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Childhood vaccine pilot cuts number of GP appointments

10 June 2014

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Child flu vaccinations have dramatically lowered the number of GP consultations for flu-like illness, results from a pilot study reveal. 

Pilot areas saw 17.7 cases of influenza like illness out of 100,000 patients over the 2013/14 season, compared to 64.5 out of 100,000 in the areas continuing as normal. 

The programme, which operated in Bury, Cumbria, Gateshead, Leicester City, East Leicestershire and Rutland, and the London Boroughs of Havering and Newham and South East Essex,  had a 52.5% uptake in the target group of four to 11 year-olds. 

The pilot study has been tipped to continue, with additional pilots for children in years seven and eight of secondary school (aged 11-12) in some areas.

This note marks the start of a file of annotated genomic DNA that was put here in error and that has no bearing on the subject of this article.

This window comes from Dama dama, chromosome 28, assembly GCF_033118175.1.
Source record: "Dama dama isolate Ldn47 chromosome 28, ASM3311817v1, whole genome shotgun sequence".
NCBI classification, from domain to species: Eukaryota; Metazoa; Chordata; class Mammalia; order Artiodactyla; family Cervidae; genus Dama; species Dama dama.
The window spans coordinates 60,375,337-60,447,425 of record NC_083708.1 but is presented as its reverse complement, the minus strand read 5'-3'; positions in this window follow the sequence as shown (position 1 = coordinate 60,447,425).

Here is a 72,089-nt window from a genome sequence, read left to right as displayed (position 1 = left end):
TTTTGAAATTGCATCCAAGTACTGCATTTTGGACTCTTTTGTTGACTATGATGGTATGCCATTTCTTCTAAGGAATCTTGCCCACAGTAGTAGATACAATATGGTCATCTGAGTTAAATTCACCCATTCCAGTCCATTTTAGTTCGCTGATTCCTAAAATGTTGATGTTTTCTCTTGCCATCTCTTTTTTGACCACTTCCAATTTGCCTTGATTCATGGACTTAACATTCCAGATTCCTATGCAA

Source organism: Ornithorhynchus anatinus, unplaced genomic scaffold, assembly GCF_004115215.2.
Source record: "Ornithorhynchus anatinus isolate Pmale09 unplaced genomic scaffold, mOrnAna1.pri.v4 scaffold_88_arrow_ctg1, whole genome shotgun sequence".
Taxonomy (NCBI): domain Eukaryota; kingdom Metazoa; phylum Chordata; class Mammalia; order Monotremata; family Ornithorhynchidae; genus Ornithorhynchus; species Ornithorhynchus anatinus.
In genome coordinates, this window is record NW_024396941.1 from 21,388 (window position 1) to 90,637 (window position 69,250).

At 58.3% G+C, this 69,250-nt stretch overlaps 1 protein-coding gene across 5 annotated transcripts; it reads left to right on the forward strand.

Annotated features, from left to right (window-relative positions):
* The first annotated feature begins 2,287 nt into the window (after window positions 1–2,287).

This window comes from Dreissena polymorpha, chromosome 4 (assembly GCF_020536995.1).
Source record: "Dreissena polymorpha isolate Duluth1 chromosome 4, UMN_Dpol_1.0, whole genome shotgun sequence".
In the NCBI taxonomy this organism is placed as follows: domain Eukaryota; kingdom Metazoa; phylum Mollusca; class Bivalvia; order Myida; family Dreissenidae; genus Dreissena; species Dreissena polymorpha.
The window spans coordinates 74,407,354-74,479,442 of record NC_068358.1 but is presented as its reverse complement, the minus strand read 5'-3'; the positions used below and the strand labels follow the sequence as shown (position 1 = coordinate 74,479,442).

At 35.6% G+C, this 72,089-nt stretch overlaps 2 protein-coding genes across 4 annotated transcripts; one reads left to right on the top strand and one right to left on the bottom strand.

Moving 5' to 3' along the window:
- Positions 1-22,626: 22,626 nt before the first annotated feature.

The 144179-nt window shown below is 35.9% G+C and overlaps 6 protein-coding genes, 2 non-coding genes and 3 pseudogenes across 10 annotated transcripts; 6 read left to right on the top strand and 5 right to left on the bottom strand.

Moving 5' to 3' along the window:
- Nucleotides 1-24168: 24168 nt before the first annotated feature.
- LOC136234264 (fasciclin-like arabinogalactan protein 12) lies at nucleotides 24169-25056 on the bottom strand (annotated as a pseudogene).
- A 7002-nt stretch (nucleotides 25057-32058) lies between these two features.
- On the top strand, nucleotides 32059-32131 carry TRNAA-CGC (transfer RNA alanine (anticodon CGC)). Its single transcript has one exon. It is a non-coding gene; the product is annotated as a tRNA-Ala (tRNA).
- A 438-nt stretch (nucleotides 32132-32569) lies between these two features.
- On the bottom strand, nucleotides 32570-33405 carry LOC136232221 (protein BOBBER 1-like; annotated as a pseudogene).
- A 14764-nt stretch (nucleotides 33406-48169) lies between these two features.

Study author and Public Health England flu expert Dr Richard Pebody said the results are “encouraging” with positive uptake levels. 

He said: “Despite this season being of relatively low intensity, these early findings already suggest a likely impact of vaccinating school-age children on levels of circulating flu, which is encouraging for the on-going roll-out.

“It will be important we continue this on-going close monitoring of the programme, but the high uptake levels achieved in most pilot areas using school-based delivery demonstrate the feasibility of achieving high coverage levels.”

The study was published in the journal Eurosurveillance.